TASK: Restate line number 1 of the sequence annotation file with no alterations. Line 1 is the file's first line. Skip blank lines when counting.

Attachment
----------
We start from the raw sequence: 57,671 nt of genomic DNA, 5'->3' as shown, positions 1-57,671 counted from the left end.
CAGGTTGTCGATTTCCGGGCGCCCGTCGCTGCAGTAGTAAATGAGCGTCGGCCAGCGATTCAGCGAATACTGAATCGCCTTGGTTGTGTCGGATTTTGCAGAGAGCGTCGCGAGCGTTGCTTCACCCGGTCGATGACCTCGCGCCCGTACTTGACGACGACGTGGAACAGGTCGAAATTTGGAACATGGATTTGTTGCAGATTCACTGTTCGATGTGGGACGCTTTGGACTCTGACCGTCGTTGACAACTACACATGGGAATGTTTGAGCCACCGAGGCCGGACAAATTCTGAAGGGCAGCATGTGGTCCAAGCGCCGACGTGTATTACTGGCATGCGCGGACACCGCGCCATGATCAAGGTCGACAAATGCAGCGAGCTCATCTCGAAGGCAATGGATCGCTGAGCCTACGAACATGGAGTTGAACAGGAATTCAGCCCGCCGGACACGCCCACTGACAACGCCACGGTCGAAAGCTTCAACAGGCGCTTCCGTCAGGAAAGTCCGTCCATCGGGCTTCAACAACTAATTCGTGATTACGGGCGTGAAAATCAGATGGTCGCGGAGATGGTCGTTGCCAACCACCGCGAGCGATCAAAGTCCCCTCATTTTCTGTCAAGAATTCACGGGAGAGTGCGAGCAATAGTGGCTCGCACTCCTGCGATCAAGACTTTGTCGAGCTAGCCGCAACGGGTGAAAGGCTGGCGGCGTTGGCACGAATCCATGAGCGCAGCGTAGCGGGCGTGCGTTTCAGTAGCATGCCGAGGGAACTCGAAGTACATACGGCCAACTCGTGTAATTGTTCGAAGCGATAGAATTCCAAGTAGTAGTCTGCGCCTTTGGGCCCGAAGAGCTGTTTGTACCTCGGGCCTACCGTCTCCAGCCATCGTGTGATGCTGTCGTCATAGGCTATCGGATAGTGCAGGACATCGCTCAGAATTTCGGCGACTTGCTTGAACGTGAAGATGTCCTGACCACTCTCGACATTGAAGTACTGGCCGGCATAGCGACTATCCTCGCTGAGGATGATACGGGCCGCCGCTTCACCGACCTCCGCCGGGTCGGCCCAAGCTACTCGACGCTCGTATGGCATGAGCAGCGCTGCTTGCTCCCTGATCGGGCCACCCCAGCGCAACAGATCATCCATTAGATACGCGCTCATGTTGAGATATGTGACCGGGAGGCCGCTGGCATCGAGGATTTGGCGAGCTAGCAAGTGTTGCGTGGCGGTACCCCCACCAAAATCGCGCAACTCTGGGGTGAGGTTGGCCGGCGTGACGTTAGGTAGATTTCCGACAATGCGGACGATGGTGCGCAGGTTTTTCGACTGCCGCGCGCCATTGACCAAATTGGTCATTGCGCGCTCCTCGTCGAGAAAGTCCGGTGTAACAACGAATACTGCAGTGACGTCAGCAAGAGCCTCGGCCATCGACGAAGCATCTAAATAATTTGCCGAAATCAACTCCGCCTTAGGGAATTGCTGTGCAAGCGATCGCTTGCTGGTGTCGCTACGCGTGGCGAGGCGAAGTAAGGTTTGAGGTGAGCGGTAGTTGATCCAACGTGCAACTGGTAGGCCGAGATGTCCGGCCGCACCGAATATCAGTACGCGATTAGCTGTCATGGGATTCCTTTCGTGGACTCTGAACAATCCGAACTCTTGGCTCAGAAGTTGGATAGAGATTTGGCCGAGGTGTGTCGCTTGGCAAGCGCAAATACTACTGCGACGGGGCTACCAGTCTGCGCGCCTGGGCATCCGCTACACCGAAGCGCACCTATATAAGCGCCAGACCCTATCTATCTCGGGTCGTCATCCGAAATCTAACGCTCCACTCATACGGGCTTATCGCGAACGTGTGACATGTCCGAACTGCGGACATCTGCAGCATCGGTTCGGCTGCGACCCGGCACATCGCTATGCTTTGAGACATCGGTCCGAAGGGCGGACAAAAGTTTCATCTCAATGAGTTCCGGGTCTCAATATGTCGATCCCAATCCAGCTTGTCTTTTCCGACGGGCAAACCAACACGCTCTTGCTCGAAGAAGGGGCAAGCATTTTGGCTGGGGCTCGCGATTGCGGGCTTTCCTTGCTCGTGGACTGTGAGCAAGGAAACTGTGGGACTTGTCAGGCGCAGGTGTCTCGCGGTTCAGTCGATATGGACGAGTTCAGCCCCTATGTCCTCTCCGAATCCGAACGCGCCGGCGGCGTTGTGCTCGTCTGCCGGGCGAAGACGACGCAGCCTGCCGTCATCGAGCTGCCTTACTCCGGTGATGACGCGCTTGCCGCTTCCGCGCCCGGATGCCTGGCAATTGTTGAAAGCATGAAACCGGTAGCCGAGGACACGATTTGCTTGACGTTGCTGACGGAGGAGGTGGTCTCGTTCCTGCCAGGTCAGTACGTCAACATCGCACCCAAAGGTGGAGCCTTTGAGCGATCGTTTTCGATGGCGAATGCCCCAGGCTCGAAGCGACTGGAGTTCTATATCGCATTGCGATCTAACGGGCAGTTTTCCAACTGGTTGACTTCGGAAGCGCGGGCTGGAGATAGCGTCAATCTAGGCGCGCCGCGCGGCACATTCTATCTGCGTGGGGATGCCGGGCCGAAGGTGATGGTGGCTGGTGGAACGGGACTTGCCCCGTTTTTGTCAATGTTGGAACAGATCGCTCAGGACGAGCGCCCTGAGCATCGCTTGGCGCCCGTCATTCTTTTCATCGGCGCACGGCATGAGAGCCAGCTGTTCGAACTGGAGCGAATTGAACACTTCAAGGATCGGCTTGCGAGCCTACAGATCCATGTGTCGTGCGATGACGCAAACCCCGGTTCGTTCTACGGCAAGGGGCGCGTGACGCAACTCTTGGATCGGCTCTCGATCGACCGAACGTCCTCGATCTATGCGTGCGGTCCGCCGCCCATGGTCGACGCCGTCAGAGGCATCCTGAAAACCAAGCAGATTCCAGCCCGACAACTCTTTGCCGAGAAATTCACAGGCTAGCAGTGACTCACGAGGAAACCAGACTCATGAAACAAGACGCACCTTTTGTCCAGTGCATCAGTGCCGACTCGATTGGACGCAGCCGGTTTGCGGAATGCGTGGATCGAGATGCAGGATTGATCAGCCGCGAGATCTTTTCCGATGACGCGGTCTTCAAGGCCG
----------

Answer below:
We start from the raw sequence: 57,671 nt of genomic DNA, 5'->3' as shown, positions 1-57,671 counted from the left end.